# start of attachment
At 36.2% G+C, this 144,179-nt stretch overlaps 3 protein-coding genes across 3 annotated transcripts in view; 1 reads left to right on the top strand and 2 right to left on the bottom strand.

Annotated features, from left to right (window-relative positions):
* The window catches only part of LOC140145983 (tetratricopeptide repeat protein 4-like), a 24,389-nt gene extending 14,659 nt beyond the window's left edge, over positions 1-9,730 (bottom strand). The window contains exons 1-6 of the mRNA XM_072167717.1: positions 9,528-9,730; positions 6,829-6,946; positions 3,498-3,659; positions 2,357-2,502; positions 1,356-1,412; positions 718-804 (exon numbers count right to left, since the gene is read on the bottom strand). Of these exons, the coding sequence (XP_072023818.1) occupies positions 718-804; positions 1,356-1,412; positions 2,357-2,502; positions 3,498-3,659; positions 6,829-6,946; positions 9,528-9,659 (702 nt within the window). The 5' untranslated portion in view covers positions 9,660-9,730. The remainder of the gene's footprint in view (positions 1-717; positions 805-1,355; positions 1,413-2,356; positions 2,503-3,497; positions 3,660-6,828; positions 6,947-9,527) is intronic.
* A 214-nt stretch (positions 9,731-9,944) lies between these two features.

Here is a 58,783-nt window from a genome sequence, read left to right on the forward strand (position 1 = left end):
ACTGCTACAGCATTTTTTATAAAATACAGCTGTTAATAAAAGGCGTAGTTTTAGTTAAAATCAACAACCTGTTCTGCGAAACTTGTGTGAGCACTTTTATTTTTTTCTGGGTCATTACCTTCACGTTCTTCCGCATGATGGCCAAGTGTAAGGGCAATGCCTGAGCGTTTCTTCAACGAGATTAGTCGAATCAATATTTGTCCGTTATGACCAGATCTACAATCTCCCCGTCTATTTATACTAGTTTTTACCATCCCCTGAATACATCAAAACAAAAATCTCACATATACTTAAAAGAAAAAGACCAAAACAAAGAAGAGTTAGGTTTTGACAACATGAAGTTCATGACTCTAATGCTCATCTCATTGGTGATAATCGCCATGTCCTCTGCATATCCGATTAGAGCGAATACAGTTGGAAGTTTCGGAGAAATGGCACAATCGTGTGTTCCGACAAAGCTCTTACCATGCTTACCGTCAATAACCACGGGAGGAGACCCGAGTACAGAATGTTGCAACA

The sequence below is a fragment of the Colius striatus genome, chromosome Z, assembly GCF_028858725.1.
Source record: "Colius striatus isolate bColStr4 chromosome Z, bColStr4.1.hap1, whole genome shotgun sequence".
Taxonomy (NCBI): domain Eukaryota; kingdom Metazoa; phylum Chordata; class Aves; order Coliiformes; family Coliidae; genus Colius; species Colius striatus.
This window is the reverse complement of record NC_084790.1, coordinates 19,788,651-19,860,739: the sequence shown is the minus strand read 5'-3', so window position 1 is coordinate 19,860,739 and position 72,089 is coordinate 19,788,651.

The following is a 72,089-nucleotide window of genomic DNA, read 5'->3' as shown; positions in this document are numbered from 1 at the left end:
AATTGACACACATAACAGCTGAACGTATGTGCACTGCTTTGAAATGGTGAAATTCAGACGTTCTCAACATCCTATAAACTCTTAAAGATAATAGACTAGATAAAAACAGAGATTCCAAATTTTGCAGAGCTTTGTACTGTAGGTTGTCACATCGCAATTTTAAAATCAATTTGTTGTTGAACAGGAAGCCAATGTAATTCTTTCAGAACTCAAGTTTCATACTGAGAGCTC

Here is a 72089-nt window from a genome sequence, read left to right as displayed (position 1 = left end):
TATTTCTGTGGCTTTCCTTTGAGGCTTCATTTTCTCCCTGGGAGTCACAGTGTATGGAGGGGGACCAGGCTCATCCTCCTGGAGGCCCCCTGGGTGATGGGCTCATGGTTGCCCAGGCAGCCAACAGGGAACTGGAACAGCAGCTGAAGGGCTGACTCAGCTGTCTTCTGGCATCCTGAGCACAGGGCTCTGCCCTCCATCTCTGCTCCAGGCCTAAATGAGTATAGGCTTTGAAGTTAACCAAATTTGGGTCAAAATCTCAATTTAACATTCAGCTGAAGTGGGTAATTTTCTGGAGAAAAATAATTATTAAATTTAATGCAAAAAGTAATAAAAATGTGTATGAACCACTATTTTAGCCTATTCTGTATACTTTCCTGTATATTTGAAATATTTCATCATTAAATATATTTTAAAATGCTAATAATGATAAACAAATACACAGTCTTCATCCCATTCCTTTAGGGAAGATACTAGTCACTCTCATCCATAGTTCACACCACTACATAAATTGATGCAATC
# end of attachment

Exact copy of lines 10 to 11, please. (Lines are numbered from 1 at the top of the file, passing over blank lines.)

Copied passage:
This window is the reverse complement of record NC_084790.1, coordinates 19,788,651-19,860,739: the sequence shown is the minus strand read 5'-3', so window position 1 is coordinate 19,860,739 and position 72,089 is coordinate 19,788,651.

The following is a 72,089-nucleotide window of genomic DNA, read 5'->3' as shown; positions in this document are numbered from 1 at the left end: